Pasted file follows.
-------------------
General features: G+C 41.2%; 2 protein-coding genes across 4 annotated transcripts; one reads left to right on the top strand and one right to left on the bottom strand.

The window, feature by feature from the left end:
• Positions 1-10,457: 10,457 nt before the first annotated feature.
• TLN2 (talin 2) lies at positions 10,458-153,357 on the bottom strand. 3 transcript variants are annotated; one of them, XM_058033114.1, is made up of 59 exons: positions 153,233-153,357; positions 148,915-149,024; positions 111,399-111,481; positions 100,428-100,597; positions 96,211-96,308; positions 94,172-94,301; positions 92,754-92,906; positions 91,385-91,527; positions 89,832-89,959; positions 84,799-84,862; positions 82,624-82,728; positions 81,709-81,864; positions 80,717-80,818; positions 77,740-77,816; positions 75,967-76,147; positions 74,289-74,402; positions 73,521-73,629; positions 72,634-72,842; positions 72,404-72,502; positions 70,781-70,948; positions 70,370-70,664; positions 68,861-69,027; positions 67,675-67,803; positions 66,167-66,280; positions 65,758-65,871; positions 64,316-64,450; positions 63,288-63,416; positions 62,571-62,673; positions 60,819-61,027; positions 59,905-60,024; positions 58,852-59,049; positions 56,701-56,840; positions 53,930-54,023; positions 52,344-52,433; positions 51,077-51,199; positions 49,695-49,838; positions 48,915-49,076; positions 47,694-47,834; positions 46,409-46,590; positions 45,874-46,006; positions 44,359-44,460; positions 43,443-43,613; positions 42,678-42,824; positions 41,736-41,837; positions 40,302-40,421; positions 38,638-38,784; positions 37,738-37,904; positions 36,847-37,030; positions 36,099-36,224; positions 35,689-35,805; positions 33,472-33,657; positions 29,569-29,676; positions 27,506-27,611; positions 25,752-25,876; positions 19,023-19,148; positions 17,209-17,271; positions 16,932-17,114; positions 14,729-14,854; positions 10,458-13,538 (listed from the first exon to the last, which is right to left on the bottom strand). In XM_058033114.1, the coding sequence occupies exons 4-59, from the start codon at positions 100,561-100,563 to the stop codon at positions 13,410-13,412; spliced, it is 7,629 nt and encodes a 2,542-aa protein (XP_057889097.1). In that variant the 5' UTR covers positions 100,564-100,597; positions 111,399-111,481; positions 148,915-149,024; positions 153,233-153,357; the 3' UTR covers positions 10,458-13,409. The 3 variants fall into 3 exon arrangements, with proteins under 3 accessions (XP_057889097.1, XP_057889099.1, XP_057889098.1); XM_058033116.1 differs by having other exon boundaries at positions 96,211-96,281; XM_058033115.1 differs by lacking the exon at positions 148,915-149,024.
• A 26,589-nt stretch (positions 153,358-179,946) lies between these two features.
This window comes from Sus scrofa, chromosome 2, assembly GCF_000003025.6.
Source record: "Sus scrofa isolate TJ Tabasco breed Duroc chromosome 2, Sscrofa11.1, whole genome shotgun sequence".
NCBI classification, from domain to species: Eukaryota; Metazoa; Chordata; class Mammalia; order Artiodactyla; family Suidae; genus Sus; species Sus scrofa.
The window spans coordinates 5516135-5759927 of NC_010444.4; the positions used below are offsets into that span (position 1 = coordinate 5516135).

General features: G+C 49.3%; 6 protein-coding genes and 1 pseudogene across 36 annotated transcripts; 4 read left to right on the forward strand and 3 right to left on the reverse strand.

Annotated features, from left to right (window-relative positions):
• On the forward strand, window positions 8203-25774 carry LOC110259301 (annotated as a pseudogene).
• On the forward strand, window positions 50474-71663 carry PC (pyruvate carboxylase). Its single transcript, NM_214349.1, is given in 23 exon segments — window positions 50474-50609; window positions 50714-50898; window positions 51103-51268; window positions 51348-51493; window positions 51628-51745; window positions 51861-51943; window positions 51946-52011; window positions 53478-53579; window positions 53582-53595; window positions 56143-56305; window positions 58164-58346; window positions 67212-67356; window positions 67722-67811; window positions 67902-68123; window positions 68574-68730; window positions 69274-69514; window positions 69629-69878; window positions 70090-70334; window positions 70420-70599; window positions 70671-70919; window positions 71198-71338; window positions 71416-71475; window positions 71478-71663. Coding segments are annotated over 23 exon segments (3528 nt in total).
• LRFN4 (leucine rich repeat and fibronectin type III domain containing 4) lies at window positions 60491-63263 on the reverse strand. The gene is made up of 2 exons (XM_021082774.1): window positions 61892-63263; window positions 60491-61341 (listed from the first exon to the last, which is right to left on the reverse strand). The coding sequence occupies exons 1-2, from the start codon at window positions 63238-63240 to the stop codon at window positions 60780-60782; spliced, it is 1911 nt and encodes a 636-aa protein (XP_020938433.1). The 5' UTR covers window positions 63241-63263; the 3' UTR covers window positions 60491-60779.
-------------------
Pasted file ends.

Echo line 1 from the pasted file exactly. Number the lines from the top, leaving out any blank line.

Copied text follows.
General features: G+C 41.2%; 2 protein-coding genes across 4 annotated transcripts; one reads left to right on the top strand and one right to left on the bottom strand.